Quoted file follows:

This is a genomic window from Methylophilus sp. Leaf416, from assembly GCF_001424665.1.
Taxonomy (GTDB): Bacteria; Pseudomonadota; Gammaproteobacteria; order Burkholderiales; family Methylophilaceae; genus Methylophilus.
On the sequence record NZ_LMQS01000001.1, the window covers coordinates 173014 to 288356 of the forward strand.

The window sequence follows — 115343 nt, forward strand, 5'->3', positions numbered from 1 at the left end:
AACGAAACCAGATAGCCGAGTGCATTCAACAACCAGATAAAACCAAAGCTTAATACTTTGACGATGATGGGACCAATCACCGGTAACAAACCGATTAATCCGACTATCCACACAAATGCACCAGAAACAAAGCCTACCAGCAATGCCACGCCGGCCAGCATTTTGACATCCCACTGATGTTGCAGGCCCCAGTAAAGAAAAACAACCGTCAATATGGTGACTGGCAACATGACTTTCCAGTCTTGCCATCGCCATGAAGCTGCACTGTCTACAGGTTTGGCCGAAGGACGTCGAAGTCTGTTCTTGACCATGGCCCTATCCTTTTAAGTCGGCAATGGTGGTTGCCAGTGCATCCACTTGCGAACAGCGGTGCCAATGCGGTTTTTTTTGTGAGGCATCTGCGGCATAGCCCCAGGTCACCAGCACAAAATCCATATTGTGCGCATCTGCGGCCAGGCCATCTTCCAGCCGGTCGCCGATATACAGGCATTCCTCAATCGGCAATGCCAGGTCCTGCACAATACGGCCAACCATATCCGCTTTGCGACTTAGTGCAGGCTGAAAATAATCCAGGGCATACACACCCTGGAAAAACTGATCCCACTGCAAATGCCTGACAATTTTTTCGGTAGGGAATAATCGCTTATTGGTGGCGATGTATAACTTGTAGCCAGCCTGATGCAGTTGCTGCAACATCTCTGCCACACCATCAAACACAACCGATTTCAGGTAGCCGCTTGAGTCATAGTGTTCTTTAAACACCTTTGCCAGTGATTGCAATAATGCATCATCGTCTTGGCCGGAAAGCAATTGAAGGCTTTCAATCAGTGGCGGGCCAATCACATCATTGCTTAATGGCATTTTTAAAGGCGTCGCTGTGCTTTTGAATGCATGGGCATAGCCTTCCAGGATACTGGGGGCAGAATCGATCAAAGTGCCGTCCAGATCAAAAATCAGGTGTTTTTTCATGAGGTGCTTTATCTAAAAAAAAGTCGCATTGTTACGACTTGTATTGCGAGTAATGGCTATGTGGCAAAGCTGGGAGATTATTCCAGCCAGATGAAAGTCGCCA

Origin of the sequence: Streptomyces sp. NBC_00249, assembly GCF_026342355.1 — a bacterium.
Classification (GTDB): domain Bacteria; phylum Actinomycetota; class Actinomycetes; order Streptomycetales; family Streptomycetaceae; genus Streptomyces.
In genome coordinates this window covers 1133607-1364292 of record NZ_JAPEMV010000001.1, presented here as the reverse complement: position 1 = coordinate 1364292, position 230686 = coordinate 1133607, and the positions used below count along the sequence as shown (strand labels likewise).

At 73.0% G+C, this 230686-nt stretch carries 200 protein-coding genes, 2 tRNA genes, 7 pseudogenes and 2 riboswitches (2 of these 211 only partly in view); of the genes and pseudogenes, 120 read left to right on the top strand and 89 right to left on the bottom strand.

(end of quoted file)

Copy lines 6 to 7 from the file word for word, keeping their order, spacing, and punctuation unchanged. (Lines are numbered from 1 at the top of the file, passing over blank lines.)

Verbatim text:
Origin of the sequence: Streptomyces sp. NBC_00249, assembly GCF_026342355.1 — a bacterium.
Classification (GTDB): domain Bacteria; phylum Actinomycetota; class Actinomycetes; order Streptomycetales; family Streptomycetaceae; genus Streptomyces.